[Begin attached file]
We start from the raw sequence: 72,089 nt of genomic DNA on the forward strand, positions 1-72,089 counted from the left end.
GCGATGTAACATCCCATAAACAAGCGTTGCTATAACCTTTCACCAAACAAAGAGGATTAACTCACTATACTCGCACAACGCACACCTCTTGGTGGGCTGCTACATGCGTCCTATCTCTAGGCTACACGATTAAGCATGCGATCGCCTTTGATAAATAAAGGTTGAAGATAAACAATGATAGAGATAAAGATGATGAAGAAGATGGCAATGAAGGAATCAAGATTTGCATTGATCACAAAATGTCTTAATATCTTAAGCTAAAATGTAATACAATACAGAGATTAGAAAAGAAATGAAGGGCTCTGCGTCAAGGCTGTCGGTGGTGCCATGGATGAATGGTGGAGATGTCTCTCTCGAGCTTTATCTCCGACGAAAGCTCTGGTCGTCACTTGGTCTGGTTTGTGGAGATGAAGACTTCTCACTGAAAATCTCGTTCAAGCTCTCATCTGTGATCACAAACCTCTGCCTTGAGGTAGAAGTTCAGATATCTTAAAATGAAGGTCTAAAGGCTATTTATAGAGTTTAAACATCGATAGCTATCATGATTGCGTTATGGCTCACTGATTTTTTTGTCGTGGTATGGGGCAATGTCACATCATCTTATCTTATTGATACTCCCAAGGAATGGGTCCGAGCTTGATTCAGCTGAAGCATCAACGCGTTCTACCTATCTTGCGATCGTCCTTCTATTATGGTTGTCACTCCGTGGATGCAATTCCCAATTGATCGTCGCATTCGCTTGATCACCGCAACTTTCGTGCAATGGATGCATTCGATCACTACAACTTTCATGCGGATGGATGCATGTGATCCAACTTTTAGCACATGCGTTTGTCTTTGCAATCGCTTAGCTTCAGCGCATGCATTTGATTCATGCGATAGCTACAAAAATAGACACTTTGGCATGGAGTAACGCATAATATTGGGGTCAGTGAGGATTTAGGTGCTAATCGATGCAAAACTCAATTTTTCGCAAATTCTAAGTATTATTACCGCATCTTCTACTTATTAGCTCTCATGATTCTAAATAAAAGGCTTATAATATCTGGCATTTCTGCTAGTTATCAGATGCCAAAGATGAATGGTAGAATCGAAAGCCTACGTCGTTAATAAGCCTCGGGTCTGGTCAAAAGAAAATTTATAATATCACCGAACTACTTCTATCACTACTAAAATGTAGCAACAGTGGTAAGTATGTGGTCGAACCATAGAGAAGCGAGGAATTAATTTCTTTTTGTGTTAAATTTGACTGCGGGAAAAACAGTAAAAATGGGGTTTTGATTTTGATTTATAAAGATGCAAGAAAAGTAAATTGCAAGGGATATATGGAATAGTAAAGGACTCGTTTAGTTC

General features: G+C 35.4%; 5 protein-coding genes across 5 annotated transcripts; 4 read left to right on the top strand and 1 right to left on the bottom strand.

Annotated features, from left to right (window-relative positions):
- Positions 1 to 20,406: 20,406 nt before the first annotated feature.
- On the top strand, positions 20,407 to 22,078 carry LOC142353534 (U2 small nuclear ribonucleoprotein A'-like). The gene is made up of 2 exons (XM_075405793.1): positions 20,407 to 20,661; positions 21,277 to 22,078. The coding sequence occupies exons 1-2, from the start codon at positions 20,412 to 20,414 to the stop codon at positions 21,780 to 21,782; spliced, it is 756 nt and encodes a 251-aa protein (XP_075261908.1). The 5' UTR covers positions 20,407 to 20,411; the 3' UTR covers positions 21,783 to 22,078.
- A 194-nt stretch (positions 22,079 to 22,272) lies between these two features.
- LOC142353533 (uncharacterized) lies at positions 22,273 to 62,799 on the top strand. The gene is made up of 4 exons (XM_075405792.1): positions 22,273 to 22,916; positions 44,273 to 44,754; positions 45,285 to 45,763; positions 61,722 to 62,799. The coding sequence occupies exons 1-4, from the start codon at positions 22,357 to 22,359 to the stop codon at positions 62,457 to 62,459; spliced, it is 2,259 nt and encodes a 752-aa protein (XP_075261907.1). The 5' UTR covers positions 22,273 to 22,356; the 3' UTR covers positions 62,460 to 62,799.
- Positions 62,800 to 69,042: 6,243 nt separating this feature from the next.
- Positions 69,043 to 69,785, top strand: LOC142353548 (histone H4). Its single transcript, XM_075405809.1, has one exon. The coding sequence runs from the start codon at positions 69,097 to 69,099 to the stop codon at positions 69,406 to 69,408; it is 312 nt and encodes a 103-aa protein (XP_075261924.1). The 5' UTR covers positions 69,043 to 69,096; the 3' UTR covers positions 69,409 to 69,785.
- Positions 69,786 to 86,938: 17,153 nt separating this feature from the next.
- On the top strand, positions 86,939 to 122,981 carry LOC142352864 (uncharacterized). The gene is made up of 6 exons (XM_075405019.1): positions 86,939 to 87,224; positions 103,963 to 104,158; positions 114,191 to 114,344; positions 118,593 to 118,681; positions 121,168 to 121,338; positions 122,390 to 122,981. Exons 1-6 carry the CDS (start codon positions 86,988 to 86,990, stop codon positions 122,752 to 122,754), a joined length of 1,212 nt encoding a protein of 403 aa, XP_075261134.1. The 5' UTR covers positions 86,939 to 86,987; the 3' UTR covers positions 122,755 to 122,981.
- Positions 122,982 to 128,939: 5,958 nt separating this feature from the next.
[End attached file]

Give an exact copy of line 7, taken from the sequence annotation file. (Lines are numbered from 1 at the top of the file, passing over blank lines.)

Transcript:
- A 194-nt stretch (positions 22,079 to 22,272) lies between these two features.